The Pontiff was a man who, like Reagan, displayed the moral courage and resolution of purpose that led to a historic—and seemingly miraculous—triumph of civilization over barbarism.

But his part in the drama was a very different one.

While Reagan’s willingness to engage in a defense build-up that forced the Soviet Union to abandon its aggressive posture and seek genuine conciliation with the West was absolutely crucial to the eventual Cold War triumph, this was in itself not enough.  This is so because although Reagan’s leadership provided the strategic and material resources in the struggle that only a superpower like the United States could muster, there was another equally fundamental element to the plot that only someone in the Polish Pope’s unique position could exploit.

This was the emotional and spiritual dimension so perfectly embodied by the Polish character, so often bloodied but still unbowed over a tempestuous history of falling victim to conquest, partition, and subjection, only to rise again to fight another day.

John Paul II fully epitomized this spirit, palpably breathing life into his countrymen’s’ aspirations for freedom from the yoke of foreign oppression.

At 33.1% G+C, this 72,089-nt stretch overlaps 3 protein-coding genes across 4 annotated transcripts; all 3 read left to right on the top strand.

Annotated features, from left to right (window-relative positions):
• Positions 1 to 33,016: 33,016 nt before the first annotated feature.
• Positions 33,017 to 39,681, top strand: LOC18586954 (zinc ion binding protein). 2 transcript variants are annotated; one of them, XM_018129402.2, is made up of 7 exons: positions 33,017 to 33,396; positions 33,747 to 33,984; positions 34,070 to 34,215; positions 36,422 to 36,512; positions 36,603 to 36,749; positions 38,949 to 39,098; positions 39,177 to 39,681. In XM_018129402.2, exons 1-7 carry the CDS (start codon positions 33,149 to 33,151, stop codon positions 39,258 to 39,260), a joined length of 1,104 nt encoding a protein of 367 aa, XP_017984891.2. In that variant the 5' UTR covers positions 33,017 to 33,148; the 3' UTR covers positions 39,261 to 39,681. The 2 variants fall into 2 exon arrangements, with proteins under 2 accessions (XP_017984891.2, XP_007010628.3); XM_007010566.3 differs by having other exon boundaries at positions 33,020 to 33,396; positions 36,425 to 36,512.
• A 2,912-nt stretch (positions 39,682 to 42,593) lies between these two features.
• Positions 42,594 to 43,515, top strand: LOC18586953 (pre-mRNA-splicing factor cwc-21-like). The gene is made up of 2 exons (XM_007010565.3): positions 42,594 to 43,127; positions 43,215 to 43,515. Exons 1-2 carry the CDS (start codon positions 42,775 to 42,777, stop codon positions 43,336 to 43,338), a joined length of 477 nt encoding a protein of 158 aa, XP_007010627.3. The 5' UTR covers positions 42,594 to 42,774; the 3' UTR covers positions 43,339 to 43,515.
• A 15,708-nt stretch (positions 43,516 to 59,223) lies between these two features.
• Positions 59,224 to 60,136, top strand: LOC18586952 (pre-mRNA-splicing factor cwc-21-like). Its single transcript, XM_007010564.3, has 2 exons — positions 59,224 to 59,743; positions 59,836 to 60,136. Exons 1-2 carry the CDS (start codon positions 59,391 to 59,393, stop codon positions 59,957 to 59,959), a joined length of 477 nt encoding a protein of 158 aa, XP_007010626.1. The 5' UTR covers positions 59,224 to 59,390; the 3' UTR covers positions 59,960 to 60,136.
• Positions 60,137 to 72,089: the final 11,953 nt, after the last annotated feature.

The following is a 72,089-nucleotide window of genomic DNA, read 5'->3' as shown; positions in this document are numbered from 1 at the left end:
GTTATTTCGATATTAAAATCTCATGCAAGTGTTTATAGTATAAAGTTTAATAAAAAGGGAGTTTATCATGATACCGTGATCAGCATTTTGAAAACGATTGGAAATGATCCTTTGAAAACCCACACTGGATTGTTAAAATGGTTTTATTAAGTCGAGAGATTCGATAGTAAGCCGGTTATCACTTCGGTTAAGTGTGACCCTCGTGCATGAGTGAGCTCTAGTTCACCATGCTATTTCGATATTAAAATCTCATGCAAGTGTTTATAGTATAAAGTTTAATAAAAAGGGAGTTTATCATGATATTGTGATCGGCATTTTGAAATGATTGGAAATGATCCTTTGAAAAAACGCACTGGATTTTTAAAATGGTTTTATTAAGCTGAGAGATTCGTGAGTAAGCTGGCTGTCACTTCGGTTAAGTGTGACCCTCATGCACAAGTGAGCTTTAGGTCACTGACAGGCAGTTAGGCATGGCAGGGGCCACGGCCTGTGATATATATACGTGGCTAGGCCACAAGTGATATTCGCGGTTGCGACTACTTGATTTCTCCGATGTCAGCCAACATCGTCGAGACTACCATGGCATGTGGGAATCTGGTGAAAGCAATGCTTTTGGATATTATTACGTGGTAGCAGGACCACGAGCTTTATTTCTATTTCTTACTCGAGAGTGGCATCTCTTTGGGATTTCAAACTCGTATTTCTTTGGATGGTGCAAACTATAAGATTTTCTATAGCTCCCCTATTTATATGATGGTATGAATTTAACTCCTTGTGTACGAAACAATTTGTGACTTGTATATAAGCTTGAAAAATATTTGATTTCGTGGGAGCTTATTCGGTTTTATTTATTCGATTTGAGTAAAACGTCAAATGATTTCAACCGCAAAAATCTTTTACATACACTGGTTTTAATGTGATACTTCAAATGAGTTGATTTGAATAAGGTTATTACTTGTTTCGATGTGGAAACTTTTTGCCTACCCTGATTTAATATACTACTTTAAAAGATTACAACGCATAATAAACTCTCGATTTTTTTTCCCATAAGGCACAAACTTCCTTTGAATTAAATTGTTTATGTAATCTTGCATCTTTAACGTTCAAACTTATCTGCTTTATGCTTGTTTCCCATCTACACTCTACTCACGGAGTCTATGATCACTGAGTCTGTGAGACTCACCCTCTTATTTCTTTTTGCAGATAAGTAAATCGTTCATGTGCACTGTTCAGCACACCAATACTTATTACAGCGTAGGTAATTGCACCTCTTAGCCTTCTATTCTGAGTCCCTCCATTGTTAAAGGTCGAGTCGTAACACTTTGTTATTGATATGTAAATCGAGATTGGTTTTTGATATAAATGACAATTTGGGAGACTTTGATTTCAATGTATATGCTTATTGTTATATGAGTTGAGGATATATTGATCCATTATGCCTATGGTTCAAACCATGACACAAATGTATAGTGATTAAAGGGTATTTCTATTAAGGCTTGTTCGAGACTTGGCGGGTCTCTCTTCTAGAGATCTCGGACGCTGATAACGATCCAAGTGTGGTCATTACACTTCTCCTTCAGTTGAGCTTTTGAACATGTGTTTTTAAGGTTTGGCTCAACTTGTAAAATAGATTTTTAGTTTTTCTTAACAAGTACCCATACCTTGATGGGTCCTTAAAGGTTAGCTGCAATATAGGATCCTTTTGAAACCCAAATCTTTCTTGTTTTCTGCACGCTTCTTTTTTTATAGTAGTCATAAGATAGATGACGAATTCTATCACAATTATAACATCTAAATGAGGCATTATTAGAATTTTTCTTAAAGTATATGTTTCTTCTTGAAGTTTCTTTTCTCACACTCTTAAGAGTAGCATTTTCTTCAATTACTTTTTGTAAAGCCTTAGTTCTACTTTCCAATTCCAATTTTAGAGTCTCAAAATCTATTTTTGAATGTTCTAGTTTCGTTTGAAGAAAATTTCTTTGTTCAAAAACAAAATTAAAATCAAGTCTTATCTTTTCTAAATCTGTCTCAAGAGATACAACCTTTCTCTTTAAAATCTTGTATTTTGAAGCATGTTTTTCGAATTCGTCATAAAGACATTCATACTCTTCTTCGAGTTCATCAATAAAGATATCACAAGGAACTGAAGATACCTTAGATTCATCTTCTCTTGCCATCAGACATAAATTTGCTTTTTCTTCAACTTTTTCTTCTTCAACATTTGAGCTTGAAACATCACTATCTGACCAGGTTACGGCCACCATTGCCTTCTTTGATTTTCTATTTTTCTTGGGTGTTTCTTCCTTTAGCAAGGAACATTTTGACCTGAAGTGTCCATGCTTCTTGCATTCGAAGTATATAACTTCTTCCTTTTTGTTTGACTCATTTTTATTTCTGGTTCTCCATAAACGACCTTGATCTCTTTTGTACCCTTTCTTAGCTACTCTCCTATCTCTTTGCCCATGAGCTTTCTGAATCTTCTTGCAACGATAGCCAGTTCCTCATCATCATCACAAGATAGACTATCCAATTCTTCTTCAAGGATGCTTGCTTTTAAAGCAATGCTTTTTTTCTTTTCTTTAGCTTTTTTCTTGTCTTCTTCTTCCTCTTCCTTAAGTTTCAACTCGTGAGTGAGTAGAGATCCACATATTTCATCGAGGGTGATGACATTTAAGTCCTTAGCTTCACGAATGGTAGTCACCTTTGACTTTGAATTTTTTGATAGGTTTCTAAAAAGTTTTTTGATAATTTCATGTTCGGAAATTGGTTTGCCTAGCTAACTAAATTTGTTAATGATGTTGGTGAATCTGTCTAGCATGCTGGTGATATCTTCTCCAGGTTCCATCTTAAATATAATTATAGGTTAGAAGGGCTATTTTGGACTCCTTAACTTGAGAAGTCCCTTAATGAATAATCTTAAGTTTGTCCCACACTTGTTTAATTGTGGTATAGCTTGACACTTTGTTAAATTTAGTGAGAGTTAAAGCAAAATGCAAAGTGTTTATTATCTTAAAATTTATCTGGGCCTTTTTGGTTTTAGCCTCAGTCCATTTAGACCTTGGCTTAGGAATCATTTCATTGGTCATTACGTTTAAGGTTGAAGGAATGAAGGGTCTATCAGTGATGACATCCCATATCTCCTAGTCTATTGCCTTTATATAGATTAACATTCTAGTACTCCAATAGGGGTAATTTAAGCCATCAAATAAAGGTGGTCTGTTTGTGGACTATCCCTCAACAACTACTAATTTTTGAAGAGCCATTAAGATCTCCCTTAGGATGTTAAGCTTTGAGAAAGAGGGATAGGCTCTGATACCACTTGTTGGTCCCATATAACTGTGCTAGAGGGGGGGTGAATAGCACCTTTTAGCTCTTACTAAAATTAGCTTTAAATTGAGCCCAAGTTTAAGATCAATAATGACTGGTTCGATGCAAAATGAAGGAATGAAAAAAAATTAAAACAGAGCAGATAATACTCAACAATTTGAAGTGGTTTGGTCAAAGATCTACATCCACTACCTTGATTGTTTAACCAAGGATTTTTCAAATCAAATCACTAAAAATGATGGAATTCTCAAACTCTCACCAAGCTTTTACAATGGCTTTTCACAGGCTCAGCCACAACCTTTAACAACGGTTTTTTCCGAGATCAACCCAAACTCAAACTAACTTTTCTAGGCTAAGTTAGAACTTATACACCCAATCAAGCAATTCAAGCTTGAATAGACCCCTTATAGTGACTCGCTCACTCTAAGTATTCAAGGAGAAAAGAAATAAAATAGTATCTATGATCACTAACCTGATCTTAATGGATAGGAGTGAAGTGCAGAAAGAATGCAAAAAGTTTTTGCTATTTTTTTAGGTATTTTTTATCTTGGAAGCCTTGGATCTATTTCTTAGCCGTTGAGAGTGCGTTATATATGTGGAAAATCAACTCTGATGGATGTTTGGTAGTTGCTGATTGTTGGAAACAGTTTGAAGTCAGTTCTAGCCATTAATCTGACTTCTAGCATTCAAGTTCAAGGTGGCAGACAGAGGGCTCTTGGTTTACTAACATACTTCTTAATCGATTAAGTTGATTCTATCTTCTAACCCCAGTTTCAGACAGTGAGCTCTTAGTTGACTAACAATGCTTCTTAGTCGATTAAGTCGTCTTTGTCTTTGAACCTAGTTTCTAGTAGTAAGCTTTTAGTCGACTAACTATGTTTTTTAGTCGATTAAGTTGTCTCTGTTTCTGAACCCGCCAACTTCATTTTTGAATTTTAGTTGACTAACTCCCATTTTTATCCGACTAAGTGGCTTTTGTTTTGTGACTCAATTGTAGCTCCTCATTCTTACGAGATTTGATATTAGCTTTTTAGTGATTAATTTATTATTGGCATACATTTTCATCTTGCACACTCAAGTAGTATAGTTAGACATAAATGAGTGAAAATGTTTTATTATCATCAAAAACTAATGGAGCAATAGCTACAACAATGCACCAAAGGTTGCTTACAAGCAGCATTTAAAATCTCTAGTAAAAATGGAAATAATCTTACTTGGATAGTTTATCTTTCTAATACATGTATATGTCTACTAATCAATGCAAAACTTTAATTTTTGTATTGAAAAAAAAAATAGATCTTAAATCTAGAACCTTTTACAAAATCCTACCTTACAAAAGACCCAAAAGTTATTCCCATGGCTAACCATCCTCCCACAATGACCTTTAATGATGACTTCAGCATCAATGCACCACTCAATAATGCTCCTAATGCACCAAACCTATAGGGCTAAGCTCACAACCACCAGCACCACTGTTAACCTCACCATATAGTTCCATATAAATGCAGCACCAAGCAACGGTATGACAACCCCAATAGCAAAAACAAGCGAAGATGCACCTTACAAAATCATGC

From the time of his first historic visit to his native land after assuming his station, he became the catalyst of the Solidarity movement that challenged the authority of the puppet Communist regime in Poland. He remained its chief rallying point, ever animating the resistance in a manner reminiscent of Churchill girding his nation against the murderous onslaught of the Nazis, but also evoking memories of Gandhi peacefully advocating independence for India from British rule, or of Martin Luther King exhorting his followers to civil opposition to racial discrimination in America.

Such tactics had been tried at other places and times, such as in Hungary in 1956, and Czechoslovakia in 1968, only to have the hope occasioned by such movements be crushed by Soviet tanks.  These outrages were then followed by the capitulation of American presidents unwilling to risk incurring the displeasure of their Soviet counterparts.

But this time the qualities inherent in two great leaders—an American President determined to stand up for justice, and a Pope imbued with a gift for inspiring faith and fortitude—fused to bring about a sequence of events all but unprecedented in the annals of history: The defeat of a belligerent and apparently invincible adversary by almost entirely non-violent means.